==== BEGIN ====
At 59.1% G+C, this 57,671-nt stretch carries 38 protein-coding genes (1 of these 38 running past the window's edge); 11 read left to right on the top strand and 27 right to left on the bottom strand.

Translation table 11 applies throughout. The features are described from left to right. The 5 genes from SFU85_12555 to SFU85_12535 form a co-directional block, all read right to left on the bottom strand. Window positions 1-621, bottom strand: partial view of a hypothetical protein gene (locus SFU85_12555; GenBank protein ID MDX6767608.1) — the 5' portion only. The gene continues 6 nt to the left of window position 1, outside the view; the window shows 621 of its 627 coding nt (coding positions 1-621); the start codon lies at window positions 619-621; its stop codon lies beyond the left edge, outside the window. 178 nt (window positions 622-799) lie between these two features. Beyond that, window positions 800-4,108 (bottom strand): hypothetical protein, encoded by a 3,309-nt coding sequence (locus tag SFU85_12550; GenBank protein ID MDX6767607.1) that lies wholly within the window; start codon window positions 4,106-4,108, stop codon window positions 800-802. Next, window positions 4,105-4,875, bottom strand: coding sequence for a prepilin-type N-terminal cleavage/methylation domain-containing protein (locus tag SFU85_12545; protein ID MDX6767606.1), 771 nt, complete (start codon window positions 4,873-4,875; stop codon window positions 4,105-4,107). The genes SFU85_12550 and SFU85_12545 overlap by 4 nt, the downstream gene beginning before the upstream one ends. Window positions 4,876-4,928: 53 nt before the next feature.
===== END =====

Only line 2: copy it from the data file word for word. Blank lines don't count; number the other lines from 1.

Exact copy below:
Translation table 11 applies throughout. The features are described from left to right. The 5 genes from SFU85_12555 to SFU85_12535 form a co-directional block, all read right to left on the bottom strand. Window positions 1-621, bottom strand: partial view of a hypothetical protein gene (locus SFU85_12555; GenBank protein ID MDX6767608.1) — the 5' portion only. The gene continues 6 nt to the left of window position 1, outside the view; the window shows 621 of its 627 coding nt (coding positions 1-621); the start codon lies at window positions 619-621; its stop codon lies beyond the left edge, outside the window. 178 nt (window positions 622-799) lie between these two features. Beyond that, window positions 800-4,108 (bottom strand): hypothetical protein, encoded by a 3,309-nt coding sequence (locus tag SFU85_12550; GenBank protein ID MDX6767607.1) that lies wholly within the window; start codon window positions 4,106-4,108, stop codon window positions 800-802. Next, window positions 4,105-4,875, bottom strand: coding sequence for a prepilin-type N-terminal cleavage/methylation domain-containing protein (locus tag SFU85_12545; protein ID MDX6767606.1), 771 nt, complete (start codon window positions 4,873-4,875; stop codon window positions 4,105-4,107). The genes SFU85_12550 and SFU85_12545 overlap by 4 nt, the downstream gene beginning before the upstream one ends. Window positions 4,876-4,928: 53 nt before the next feature.